188978_432588126822509_1380234160_n 428314_584324531582558_1945616131_n 971834_491574407591462_1466758924_n
 
|

Looking for gains in oil? Take your time

Oil barrel and dollar bill

Oil barrel and dollar bill

by GS Early

I’ve been watching the news from the energy patch for quite a while, but never more intently than I have in the past couple of years.

There are reputable bears that predict $13 barrels of oil and rosy optimists that swear oil will be $100 a barrel by Christmas.

I’m not interested in joining anyone’s camp. I look at the facts and see if there’s a trend. And then I determine whether it’s a short-term or long-term trend. Only then do I start to look for opportunities as an investor, not a trader.

One thing you learn very early on in the investing game is that it’s very dangerous to call a bottom. But I’m calling the bottom for oil now.

While this doesn’t mean you should go out and buy any energy stocks you can find, it does mean there seems to be a number of short-term and intermediate-term factors that indicate that, barring some massive global economic surprise, oil will find its level around $50 a barrel for now.

Yes, it may sink into the low $40s or test $60, but at $50 a barrel one thing is true: U.S. producers can make money again.

What proof do I have? Well regarding U.S. producers there are three pieces of news that reinforce this view. First, U.S. rig counts have been up for two consecutive months. That means prices are close enough to break even to get the rigs back in production.

Second, fires in Canada’s oil sands region and violence in Nigeria has taken that supply off the market during the most demand-heavy season in the Northern Hemisphere.

Third, it’s been reported that Saudi Arabia’s export revenues dropped by half in 2015. Saudi Arabia produces the cheapest oil in the world, but even it can’t sustain that kind of revenue loss. The U.S. Energy Information Agency states that in 2015 Saudi Arabia saw oil revenues of $130 billion. In 2014, revenues were $247 billion. These are the lowest revenues earned by the Kingdom of Saudi Arabia since 2010.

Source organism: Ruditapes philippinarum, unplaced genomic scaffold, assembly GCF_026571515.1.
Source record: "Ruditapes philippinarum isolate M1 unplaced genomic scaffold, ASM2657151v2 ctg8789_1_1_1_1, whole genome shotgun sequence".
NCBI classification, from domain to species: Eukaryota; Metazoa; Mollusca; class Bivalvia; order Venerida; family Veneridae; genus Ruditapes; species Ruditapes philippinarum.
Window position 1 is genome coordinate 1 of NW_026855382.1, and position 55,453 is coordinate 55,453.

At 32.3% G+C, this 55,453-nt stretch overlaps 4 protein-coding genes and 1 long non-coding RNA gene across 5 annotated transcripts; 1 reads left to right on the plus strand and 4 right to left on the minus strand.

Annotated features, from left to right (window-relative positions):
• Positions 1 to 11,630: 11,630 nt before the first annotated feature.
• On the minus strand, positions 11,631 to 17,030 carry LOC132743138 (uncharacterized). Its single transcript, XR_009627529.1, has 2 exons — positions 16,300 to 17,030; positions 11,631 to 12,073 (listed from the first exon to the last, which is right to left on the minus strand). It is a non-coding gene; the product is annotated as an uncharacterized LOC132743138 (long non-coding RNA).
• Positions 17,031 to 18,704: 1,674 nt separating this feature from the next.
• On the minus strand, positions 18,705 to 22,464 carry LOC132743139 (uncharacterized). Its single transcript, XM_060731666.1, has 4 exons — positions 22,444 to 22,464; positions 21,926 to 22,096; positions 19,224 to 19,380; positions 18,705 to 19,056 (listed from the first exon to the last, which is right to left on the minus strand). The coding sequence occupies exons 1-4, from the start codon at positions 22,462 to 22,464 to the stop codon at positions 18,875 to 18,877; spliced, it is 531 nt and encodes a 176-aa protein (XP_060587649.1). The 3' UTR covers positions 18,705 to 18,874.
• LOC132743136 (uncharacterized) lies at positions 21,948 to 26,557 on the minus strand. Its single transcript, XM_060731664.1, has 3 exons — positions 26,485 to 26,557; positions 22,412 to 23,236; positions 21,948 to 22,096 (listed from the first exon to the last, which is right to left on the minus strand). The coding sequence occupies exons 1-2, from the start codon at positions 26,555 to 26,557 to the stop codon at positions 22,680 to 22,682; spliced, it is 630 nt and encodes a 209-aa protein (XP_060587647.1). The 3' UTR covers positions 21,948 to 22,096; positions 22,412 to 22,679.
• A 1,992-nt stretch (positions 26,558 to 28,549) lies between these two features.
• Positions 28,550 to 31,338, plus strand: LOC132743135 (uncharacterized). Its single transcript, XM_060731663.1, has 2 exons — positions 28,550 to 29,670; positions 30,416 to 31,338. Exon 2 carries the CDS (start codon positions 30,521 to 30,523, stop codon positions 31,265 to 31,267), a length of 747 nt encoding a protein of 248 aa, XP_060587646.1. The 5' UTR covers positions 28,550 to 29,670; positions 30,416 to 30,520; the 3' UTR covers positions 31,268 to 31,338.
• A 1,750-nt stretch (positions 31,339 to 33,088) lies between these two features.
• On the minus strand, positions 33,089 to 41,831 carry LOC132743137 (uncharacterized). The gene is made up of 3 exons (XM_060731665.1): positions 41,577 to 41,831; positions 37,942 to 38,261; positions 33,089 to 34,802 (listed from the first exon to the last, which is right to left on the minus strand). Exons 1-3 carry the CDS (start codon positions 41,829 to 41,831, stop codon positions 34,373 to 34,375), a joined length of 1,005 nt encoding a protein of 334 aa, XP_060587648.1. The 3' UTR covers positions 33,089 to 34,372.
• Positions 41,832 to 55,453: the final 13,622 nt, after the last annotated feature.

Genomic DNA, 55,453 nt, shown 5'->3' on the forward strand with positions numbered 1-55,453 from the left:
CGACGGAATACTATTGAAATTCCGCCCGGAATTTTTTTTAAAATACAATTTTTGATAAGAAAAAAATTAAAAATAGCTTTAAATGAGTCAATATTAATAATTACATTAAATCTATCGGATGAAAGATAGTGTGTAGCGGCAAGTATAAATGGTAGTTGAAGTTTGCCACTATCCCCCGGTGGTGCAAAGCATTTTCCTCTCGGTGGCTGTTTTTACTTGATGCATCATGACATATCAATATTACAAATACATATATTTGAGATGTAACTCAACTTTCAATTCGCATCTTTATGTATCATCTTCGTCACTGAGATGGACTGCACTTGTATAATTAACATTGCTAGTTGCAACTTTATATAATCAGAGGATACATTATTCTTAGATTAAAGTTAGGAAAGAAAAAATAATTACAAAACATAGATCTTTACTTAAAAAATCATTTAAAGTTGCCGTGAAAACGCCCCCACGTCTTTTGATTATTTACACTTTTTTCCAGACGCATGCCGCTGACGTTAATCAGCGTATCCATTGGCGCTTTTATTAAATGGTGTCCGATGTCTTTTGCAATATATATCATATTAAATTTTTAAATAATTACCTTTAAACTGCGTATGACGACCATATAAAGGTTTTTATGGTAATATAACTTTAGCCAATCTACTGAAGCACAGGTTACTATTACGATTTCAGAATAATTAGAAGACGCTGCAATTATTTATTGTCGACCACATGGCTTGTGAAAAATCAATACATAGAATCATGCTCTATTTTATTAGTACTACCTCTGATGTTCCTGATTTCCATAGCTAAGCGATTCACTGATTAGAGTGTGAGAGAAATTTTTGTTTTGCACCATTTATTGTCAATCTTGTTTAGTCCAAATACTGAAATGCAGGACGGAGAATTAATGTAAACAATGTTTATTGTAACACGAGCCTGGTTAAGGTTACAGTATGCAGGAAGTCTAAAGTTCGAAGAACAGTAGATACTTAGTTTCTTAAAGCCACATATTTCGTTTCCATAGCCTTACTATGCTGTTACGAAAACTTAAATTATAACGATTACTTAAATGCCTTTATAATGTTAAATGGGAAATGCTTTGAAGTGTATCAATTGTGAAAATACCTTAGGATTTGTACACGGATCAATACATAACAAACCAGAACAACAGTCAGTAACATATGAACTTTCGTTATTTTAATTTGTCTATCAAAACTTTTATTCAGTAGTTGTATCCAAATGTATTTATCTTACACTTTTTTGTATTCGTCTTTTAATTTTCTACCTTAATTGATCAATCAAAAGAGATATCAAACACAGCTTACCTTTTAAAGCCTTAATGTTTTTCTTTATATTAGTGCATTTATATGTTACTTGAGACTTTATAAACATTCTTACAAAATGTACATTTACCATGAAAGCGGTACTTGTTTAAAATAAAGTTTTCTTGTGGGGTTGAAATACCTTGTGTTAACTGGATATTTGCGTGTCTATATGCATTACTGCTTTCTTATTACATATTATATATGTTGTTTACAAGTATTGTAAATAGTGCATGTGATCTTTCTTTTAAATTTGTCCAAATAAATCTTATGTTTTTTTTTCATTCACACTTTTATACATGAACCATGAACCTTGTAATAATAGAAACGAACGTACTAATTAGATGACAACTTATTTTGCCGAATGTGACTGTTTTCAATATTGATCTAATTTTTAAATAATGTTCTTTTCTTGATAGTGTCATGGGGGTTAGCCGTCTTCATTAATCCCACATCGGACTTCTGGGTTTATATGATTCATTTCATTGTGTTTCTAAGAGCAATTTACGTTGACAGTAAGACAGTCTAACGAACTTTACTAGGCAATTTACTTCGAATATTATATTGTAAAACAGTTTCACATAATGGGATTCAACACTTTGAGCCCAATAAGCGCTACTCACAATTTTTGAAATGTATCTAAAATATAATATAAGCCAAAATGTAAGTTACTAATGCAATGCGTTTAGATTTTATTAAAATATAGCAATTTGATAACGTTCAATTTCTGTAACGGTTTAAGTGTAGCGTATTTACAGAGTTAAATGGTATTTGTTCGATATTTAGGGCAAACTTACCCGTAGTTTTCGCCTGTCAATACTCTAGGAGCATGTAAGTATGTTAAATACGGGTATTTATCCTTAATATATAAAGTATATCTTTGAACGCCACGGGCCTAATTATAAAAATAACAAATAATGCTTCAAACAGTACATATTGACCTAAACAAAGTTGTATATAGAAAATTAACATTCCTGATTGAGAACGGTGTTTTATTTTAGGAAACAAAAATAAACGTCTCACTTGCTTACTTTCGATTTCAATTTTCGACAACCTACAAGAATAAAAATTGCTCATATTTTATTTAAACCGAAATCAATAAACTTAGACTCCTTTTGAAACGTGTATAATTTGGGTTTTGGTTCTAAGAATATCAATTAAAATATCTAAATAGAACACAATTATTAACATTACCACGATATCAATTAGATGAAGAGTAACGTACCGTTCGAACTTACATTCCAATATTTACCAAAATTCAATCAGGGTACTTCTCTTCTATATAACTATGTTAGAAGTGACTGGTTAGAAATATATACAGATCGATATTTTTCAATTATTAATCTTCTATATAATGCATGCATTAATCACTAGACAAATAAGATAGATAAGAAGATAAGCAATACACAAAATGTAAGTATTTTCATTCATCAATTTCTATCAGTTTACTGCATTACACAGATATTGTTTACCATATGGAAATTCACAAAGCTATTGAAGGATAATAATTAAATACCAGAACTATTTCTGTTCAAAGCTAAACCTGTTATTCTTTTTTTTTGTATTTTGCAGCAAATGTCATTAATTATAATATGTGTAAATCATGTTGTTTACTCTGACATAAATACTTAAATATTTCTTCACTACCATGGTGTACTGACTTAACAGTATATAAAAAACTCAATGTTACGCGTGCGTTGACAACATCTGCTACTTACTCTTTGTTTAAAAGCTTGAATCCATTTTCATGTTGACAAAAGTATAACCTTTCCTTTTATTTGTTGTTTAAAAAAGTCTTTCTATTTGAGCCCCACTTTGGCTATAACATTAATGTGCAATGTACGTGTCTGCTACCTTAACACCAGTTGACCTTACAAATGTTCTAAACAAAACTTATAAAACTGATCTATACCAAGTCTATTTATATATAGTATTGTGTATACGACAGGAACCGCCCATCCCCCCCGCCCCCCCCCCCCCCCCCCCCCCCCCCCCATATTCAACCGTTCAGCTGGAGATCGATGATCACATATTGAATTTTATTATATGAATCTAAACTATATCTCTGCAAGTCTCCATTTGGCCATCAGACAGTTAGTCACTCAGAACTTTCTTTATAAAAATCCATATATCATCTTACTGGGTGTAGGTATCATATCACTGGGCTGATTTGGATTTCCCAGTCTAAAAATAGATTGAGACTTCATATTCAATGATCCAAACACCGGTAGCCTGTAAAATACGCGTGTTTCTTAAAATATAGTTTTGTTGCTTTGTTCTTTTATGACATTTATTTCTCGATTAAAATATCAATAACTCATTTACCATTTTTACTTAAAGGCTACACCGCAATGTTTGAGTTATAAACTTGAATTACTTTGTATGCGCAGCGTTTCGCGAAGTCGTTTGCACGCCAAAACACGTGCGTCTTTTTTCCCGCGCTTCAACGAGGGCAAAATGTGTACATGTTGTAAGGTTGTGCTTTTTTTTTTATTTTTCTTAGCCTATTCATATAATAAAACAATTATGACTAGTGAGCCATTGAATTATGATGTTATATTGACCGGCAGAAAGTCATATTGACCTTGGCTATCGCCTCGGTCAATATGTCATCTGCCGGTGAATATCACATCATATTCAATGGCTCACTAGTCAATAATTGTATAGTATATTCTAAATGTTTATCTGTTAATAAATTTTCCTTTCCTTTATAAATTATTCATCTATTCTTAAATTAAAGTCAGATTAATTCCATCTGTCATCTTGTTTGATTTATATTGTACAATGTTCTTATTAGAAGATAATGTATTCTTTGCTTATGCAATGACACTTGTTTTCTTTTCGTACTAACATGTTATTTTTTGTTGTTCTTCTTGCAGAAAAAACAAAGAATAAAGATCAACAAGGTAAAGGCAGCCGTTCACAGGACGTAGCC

There’s no way the Saudis can sustain this overproduction. They are funding wars in Syria and Yemen and trying to keep its own population calm. None have any end in sight.

It would be in the Kingdom’s interest to move prices higher in order to pay for everything it needs to remain in power, both internally and in the global picture of OPEC.

There’s also the fact that Marathon just bought an Oklahoma-Kansas focused energy producer for $888 million. Devon Energy also recently bought Pioneer Natural Resources for $858 million. Big players are starting to snap up weaker players that can’t buy any more time from the banksters or investors.

They don’t buy until the bottom is near. As a matter of fact, it’s this kind of action that determines a bottom.

But don’t get too excited. Just because oil will stabilize doesn’t mean the price will bring the boom times back.

That will take time.

For now, it means that we watch the energy markets, see how global growth is progressing and see if merger and acquisition activity picks up.

Then, after another quarter or two, we can start to move back into midstream plays that are structured as master limited partnerships (MLPs). They treat investors as partners and throw off profits as dividends. Midstream firms are basically pipeline companies that are toll takers on the energy highway.

As reserves fall and demand grows the pipeline companies will be the first to see real gains.

10270576_835943893088465_3179071962515698980_n

Comments are closed